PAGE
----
So let’s look at this phenomenon on a global scale: as the earth warms, farmland will “displace”, that is, one area will be replaced by another. This creates some inconsistencies or wonder crimes to the taste of purists, especially when champagne producers turn their eyes to the south of England as their new chosen territory. Or he could never have imagined twenty years ago, when Sweden started growing wheat. Not to mention Sicily, nicknamed “the bread basket of Italy” and long famous for its citrus fruits. However, due to the lack of water, lemons and oranges are gradually replaced by mangoes, coffee, cocoa or even papaya.… A real revolution in the Mediterranean diet that bodes well for tomorrow’s shake-up. Undoubtedly, agrarian geography is in complete mutation. A person who faces this situation adapts. And some countries do better than others. To understand this, we need to turn to meteorological records. While heat records have been broken everywhere this summer (peaks of 40°C in Paris and London), warming is having its most dramatic effect in the northern part of the planisphere. In Scandinavia, far from the Arctic Circle, there have been several consecutive summers where peaks of 34°C have been recorded. It has consequences, sometimes resulting in melting ice and unprecedented flowering of native flora. “Using this opportunity to pursue the most extreme of his passions: planting grapes, journalist Gérard Muteau explains[2]. Denmark has been a pioneer in this field due to the milder climate, especially on the Jutland peninsula. In a harsher climate, the Lerkekasa estate in Gvarv, in the heart of Telemark, Norway, can claim to be the northernmost vineyard in the world. » This is how what was once considered impossible and illusory, that of growing grapes north of the 50th parallel, became a reality. Now a hundred hectares of vineyards have been successfully planted in Sweden, to the extent that the country is officially recognized as a wine producer by the European Union.

Welsh Chardonnay excellence

If they congratulate themselves on their adaptability and the new opportunities presented by climate change, locals are not happy. They know that rain, hail and other episodes of meteorological instability can also threaten them. Their argument is clear: they prefer more resistant grape varieties created in the laboratory and obtained from crosses, especially solaris. “Piwi grape (resistant to fungi), born in 1975 in the laboratories of the Institute of Agronomy in Freiburg, Germany, Muteau explains in an article for echoes. It gives an early, dry white wine, with some herbal and fruity notes, perfectly suited for local gastronomic specialties based on seafood. And it can withstand winter temperatures of minus 25°C, like Rondo, one of the rare red grape varieties. to Scandinavian winters”. Looking like a true adventure, Scandinavian wine represents everything the future holds for us: a mix of broken habits, resilience and adaptability. As for wine nobility, it will soon be necessary to turn to Great Britain to find it. It is now home to pinot noir, sauvignon blanc and chardonnay with the ‘franglais’ grapes growing. According to Professor Stephen Dorling of the University of East Anglia[3], the wine industry along the Channel would develop rapidly: + 400% growth between 2004 and 2021 due to the local climate, close to that known in Champagne or Burgundy. The paradoxical situation of England depriving France of the things it values ​​most: grape varieties, gastronomy… The frightening global warming in our regions causes a few hands to rub their shoulders elsewhere. According to a study published in the journal PLoS One In February 2020[4], it will be 4.3 million km2, it is still very cold in Canadian soil today, which will eventually be cultivated. A revolution in this country where food generally requires food imports from softer countries. “It can become a feeder regionrejoiced Krishna Bahadur, a professor at the University of Guelph, in his columns Canadian geography[5]. From this point of view, it is a positive moment for Canada.” It is known: the unhappiness of some is the happiness of others.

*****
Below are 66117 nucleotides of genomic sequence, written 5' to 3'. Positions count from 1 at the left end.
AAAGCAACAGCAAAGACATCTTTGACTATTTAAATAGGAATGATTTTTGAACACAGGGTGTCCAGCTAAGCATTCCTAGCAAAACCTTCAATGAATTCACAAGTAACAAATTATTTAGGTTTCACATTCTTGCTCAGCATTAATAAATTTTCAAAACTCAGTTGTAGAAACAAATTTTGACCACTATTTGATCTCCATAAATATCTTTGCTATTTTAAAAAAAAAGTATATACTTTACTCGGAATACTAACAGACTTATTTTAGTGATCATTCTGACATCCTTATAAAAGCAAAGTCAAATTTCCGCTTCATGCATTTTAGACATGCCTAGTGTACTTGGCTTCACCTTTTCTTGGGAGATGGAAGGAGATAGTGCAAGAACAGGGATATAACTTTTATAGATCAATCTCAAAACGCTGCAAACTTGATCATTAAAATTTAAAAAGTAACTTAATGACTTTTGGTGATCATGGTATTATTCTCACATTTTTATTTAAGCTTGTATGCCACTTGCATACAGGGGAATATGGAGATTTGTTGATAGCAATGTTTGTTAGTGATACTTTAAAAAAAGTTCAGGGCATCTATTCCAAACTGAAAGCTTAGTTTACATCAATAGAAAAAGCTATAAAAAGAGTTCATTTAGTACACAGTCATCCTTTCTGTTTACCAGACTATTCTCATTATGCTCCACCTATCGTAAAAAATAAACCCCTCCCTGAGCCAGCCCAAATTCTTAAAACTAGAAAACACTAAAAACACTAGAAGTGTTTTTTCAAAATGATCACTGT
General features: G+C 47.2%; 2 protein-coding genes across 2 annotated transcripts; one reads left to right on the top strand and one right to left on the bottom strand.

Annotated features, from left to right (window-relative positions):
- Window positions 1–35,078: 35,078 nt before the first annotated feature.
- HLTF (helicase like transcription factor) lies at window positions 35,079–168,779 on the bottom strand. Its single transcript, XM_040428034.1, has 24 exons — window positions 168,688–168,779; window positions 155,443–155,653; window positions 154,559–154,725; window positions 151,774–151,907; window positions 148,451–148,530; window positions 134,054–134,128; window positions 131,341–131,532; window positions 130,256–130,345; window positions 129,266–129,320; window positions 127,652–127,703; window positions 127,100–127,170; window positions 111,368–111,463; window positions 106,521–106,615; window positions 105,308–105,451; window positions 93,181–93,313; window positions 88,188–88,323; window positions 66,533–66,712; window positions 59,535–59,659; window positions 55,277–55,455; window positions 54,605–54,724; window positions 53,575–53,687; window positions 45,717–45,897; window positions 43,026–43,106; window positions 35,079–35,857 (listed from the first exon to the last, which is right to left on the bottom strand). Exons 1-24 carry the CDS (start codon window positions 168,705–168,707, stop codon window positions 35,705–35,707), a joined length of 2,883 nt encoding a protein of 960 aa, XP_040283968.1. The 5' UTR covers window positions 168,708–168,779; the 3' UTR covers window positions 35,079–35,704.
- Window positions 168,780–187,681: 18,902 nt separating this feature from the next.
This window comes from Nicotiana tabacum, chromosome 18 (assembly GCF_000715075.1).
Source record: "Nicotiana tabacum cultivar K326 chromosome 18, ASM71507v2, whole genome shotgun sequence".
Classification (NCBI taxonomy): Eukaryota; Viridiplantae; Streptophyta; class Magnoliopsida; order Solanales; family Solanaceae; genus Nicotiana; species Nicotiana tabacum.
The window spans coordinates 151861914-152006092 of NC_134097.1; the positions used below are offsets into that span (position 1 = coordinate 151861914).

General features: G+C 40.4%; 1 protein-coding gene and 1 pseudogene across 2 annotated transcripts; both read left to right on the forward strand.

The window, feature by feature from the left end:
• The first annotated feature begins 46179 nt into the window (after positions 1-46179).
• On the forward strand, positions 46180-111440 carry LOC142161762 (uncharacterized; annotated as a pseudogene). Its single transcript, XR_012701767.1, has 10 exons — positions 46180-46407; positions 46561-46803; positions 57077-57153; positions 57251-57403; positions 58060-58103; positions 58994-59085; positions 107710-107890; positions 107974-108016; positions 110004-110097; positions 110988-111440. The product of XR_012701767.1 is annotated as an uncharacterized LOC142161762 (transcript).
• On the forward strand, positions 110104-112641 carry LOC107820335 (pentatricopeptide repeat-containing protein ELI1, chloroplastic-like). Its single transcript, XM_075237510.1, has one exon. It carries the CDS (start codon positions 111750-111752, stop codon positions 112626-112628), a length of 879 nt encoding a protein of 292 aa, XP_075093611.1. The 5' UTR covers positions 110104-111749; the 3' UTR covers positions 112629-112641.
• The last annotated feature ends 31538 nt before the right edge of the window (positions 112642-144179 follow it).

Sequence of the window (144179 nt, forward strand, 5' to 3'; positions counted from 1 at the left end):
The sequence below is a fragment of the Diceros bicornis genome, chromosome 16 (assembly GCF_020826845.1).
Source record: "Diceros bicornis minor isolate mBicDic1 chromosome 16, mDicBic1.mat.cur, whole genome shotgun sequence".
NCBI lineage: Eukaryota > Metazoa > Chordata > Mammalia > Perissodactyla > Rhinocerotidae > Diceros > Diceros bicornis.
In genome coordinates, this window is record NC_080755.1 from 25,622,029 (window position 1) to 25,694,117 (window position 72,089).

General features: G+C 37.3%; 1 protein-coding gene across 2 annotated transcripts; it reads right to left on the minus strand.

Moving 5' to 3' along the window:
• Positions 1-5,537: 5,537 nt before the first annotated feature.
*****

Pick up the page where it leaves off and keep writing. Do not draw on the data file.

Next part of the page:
[1] https://semencemag.fr/sorgho-en- Augmentation.html

[2] https://www.lesechos.fr/weekend/gastronomie-vins/avec-le-rechauffement-climatique-le-vignoble-en-plein-essor-en-suede-1386430

[3] https://journal-du-palais.fr/au-sommaire/champagne-in-vino/dans-20-ans-le-vin-de-bourgogne-will-be-made-in-england

[4] https://journals.plos.org/plosone/article?id=10.1371/journal.pone.0228305

[5] https://canadiangeographic.ca/articles/canada-could-gain-4-2-million-square-kilometres-of-agricultural-land-as-a-result-of-climate-change/